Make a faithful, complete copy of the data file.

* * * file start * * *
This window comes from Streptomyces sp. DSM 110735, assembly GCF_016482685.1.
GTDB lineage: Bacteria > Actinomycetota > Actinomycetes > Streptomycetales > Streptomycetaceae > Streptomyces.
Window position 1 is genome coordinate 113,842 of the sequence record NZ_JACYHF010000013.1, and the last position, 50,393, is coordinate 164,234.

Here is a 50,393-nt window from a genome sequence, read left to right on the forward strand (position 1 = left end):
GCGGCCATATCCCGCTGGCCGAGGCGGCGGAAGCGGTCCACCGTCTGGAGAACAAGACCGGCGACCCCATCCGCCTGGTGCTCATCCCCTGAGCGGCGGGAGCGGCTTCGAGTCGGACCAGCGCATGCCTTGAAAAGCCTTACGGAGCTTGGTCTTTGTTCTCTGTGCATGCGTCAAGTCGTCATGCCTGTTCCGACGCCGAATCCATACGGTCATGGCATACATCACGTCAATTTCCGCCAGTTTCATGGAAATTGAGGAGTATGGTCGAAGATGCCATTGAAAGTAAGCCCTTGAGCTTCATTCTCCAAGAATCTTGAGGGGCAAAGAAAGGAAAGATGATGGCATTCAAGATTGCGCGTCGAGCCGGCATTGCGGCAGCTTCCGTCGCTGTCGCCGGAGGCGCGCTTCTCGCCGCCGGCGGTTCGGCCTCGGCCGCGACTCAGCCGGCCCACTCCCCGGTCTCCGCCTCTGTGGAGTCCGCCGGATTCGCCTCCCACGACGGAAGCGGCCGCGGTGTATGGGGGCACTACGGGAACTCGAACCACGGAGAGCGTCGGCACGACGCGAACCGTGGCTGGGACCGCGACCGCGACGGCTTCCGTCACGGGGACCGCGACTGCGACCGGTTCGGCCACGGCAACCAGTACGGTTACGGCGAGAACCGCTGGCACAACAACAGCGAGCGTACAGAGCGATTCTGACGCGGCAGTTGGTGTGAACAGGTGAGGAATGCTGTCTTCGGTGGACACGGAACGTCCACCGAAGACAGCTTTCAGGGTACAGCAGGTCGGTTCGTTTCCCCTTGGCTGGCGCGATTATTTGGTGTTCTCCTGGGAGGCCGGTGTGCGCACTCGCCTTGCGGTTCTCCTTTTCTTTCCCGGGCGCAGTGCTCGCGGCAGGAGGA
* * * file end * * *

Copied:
This window comes from Streptomyces sp. DSM 110735, assembly GCF_016482685.1.
GTDB lineage: Bacteria > Actinomycetota > Actinomycetes > Streptomycetales > Streptomycetaceae > Streptomyces.
Window position 1 is genome coordinate 113,842 of the sequence record NZ_JACYHF010000013.1, and the last position, 50,393, is coordinate 164,234.

Here is a 50,393-nt window from a genome sequence, read left to right on the forward strand (position 1 = left end):
GCGGCCATATCCCGCTGGCCGAGGCGGCGGAAGCGGTCCACCGTCTGGAGAACAAGACCGGCGACCCCATCCGCCTGGTGCTCATCCCCTGAGCGGCGGGAGCGGCTTCGAGTCGGACCAGCGCATGCCTTGAAAAGCCTTACGGAGCTTGGTCTTTGTTCTCTGTGCATGCGTCAAGTCGTCATGCCTGTTCCGACGCCGAATCCATACGGTCATGGCATACATCACGTCAATTTCCGCCAGTTTCATGGAAATTGAGGAGTATGGTCGAAGATGCCATTGAAAGTAAGCCCTTGAGCTTCATTCTCCAAGAATCTTGAGGGGCAAAGAAAGGAAAGATGATGGCATTCAAGATTGCGCGTCGAGCCGGCATTGCGGCAGCTTCCGTCGCTGTCGCCGGAGGCGCGCTTCTCGCCGCCGGCGGTTCGGCCTCGGCCGCGACTCAGCCGGCCCACTCCCCGGTCTCCGCCTCTGTGGAGTCCGCCGGATTCGCCTCCCACGACGGAAGCGGCCGCGGTGTATGGGGGCACTACGGGAACTCGAACCACGGAGAGCGTCGGCACGACGCGAACCGTGGCTGGGACCGCGACCGCGACGGCTTCCGTCACGGGGACCGCGACTGCGACCGGTTCGGCCACGGCAACCAGTACGGTTACGGCGAGAACCGCTGGCACAACAACAGCGAGCGTACAGAGCGATTCTGACGCGGCAGTTGGTGTGAACAGGTGAGGAATGCTGTCTTCGGTGGACACGGAACGTCCACCGAAGACAGCTTTCAGGGTACAGCAGGTCGGTTCGTTTCCCCTTGGCTGGCGCGATTATTTGGTGTTCTCCTGGGAGGCCGGTGTGCGCACTCGCCTTGCGGTTCTCCTTTTCTTTCCCGGGCGCAGTGCTCGCGGCAGGAGGA